My first “real” computer job – at age 19 – was for a medium-size manufacturing business (800 to 1000 employees in peak season) that had just gotten a serious computer system for their accounting etc.  They hired me for in-house programming because the company they had bought the hardware and original software from, was costing them a lot for not very much quality and it was slow going in part because that company had other customers to deal with also.  They were also ~100 miles away and at that time software updates had to be installed on-site.

    I did quite a few day/night/day shifts (go in at 9am, work until 2am, go home, get called at 4am to go back because something else broke…) and at that time they were only doing the Accounts Payable and Payroll on the new system.  Some other accounting for a different branch of the business was still being done on an older standalone NCR machine that used “ledger sheets” with a machine-readable magnetic strip on the back.  The sales side of the business was still being done manually.  And, as it turned out, not very well.

    While dealing with the AP/PR/etc problems, I also started looking at the Order Processing and Accounts Receivable software that had come with the computer.  What a mess.  They had purchased the source code too, and I quickly found that much of the source code they had, wouldn’t compile at all due to error messages – “procedure” files that didn’t match the rest of a program, etc –  and what WOULD compile resulted in object/runtime files that did not match what they had originally purchased/received!

    In between putting out other fires, I started re-writing the OP and AR programs, often from scratch.  I was just getting it usable, when one day the owner came down the hall from his office and announced that it was time to put all the AR on the computer too!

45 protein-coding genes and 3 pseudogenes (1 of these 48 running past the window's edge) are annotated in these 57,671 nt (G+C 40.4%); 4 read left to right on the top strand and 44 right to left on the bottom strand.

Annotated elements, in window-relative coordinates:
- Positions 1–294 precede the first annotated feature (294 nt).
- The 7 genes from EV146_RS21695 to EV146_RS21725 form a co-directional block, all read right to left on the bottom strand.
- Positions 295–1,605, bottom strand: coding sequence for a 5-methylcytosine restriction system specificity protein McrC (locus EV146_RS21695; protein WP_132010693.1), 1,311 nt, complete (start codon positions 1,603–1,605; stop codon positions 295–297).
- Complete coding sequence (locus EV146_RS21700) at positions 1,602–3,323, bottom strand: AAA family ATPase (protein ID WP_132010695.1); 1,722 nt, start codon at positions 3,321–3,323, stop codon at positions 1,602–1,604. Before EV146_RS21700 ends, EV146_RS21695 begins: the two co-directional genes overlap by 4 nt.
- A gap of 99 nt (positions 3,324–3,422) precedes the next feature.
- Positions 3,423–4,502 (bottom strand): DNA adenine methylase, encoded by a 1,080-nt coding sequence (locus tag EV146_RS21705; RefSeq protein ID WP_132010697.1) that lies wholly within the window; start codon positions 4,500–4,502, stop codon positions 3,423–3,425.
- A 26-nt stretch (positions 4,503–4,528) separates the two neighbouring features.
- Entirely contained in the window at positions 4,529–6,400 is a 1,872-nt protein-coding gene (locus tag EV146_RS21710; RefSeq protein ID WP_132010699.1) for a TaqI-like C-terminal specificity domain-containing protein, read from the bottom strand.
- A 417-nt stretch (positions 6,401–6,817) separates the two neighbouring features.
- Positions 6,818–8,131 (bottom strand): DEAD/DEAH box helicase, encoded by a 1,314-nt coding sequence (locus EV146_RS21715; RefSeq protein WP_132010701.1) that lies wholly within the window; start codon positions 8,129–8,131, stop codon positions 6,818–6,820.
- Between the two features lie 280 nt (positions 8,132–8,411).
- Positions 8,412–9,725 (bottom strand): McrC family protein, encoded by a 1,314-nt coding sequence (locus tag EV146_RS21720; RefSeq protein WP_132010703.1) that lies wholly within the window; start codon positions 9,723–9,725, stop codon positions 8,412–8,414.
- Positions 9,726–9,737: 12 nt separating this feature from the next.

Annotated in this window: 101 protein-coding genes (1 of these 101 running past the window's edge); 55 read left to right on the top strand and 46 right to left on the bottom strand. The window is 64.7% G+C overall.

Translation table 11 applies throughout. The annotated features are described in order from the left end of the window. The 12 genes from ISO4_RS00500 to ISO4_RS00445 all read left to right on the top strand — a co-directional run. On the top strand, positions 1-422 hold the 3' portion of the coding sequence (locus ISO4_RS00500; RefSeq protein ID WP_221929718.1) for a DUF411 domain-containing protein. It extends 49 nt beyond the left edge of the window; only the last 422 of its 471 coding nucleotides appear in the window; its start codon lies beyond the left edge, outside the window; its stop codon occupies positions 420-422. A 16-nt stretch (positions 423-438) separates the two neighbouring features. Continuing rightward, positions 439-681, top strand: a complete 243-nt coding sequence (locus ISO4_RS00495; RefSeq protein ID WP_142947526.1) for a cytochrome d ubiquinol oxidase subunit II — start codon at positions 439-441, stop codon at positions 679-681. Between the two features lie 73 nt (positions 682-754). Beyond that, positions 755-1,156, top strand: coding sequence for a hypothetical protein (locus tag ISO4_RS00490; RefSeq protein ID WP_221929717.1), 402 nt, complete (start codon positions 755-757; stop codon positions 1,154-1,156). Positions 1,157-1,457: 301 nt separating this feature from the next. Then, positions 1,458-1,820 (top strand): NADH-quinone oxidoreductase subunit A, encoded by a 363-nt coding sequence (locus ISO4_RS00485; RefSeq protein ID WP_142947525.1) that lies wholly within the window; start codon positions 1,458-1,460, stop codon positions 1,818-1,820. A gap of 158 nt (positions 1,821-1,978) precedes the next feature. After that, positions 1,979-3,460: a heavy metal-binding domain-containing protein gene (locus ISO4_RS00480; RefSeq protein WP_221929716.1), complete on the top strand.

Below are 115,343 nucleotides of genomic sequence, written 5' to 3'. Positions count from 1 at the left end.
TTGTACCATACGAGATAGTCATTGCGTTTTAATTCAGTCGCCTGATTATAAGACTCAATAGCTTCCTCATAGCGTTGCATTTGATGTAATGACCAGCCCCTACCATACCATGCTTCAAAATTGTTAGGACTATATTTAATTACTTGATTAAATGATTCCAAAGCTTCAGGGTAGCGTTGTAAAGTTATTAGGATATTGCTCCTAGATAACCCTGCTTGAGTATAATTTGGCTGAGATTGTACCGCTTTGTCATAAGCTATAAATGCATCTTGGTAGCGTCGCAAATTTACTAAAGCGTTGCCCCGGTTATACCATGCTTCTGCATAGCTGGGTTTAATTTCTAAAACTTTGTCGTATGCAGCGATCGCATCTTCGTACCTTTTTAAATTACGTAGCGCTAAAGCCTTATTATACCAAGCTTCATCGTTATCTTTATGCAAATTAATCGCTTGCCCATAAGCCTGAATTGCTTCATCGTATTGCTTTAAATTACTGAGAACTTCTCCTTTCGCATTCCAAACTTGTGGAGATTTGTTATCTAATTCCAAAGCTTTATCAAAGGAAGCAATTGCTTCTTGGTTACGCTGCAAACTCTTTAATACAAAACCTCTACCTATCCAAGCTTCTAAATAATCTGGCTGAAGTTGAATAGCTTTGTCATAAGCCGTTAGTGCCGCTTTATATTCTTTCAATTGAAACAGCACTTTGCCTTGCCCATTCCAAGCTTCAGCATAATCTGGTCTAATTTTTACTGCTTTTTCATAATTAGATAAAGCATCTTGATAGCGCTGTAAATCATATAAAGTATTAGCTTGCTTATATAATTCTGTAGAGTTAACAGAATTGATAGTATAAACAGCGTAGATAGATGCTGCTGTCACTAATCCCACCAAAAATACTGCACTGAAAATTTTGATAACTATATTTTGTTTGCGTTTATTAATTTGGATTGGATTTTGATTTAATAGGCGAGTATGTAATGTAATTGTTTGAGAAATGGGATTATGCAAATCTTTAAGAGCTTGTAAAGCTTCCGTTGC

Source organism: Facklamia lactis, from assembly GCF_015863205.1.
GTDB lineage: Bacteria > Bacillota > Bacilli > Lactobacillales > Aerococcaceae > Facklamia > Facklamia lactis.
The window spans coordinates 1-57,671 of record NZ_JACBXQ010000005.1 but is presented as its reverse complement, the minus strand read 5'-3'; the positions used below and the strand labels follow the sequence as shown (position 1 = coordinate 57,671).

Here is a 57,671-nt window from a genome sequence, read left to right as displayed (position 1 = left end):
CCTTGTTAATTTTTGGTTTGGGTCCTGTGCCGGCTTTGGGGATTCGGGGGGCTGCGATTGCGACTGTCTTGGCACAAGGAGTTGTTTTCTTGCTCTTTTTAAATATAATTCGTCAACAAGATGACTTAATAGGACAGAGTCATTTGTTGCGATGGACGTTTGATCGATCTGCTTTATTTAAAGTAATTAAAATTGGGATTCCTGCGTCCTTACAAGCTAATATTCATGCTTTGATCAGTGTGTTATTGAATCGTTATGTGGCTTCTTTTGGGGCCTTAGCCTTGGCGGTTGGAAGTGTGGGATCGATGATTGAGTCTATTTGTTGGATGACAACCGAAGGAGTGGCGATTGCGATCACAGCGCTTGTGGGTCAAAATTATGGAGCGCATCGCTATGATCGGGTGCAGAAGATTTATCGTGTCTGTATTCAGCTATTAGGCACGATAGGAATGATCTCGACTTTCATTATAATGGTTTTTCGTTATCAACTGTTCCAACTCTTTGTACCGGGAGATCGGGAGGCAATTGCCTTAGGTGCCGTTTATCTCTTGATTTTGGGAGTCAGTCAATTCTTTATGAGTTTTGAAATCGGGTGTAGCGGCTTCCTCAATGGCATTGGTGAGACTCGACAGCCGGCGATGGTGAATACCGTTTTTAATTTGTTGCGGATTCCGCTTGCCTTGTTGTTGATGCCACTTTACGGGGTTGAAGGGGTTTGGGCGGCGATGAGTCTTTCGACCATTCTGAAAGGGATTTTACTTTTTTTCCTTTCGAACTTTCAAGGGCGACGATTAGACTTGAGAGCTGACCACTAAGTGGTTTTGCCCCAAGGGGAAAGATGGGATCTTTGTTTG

[cont’d due to word limit]

    • #6
  7. kedavis Member
    kedavis
    @kedavis

    [cont’d from previous comment]

    And fortunately by then, they had added more storage.  They originally bought the system with a single 25-megabyte (yes, MEGAbyte!) hard disk, which took its own floor-standing cabinet next to the CPU.  They added a 75-meg drive which also had it’s own cabinet…

    This was 1979.

    Anyway, the meat of the story is that after they had entered all of the open orders and invoices and already-received payments etc, and then printed out an overall Receivables report, they found that they had a little over $2 MILLION due that in most cases the customers had not even received an INVOICE for!  So they didn’t know how much they were expected to pay, and maybe not even where to send it!

    As far as I know, none of the customers made any attempt to dispute what they owed, and the money rolled in.  That more than paid for the computer system, and of course, for me.  :-)

    I was sure glad I’d been working on the software before it was needed.

    • #7
  8. kedavis Member
    kedavis
    @kedavis

    • #8
  9. Arahant Member
    Arahant
    @Arahant

    Seawriter: Now I am behind schedule again. But that’s just because I needed the challenge – and maybe God needed a laugh or two. No biggie, and back to work.